Viewing the New LEED Policy Positively
There has been a lot of talk recently about the best ways to incorporate sustainability into the manufacturing industry. As the talk has spread to the building and construction industries, it should come as no surprise that plastics have also been a part of the conversation. Here are a few thoughts on a controversy that is swirling through the world of plastics manufacturing right now concerning policy changes in the works at the U.S. Green Building Council (USGBC).
The USGBC is the voluntary professional organization that sets standards for the prestigious LEED (Leadership in Energy and Environmental Design) program for building sustainable structures. Recently, the members of the USGBC passed a new set of guidelines that take effect later this month, called LEED v4. “LEED v4 is the LEED of the future, where we challenge the marketplace to go further, to make the next great leap toward better, cleaner, healthier buildings where people live and work,” according to the USGBC.
Part of the changes contained in the upgrade to Version 4 of the LEED voluntary standards is language deprecating the use of certain plastics as building materials of choice in construction projects. These prohibitions have caused a lot of debate in the plastics industry. For a good overview of the squabble, please check out the article Controversy Doesn’t Stop Green Building Standards in Plastics News from earlier this year, in which the respected industry trade publication asks, “Can ‘green’ construction and plastics come together?”
At heart, the dispute seems to mostly center on the notion that there are “bad” plastics containing “chemicals of concern” and “good” plastics, whose compositions don’t contain these chemicals. The editors at Plastics News note that the USGBC did accept some feedback from the plastics industry in its review process, and that the proposed draft of LEED V4 was amended so that builders would receive credit toward the different levels of LEED certification for using “good” materials, but their rating would not be negatively affected for the use of those considered by LEED v4 standards to be less appealing. Some proponents for the plastics industry charged that the USGBC did not employ a typical roundtable approach to its standards-making and in July 2013, two dozen prominent industrial and business lobbying groups, including the U.S. Chamber of Commerce, launched a new coalition called the American High-Performance Buildings Coalition to challenge the new LEED rating system.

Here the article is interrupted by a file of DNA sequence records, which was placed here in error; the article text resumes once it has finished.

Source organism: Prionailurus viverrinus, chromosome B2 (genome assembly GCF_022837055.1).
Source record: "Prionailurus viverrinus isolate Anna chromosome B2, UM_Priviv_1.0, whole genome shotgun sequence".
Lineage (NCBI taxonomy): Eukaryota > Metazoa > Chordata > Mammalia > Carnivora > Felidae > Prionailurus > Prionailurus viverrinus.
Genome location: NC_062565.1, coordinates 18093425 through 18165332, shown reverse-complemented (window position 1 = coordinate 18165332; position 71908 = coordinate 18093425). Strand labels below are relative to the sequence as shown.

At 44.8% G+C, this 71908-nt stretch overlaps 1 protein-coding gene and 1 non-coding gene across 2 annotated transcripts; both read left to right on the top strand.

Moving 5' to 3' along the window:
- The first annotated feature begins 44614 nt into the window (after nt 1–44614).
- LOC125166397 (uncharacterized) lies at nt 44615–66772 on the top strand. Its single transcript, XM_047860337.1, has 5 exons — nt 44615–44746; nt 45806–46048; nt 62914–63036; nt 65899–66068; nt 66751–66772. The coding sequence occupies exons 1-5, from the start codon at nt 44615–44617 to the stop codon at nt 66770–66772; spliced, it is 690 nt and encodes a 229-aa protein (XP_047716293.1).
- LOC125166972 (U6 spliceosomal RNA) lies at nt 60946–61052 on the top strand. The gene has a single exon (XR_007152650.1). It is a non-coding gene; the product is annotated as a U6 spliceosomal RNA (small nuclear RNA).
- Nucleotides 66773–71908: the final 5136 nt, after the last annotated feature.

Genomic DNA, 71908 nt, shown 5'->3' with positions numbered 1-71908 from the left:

There are no inherently “good” or “bad” chemicals. The use of plastics in construction is a matter of using the most appropriate material in the most appropriate manner, especially with regard to environmentally-responsible concerns. Discounting the role that plastics play in achieving sustainable building practices is not making a positive contribution to the goal of improving these guidelines. Still, it’s a good thing LEED is setting new goals for standards, as it forces many industries to evaluate and improve the use of certain construction materials. We should be highlighting the positive intrinsic value in these plastics, but also continue to work toward improved compositions. The plastics industry is moving in that direction and is now, more than ever, being recognized for great strides in the research and development progress being made. We think both sides in this dispute make valid points, and that a consensus will be reached and best practices will be achieved by discussion, mutual respect, and a positive attitude.
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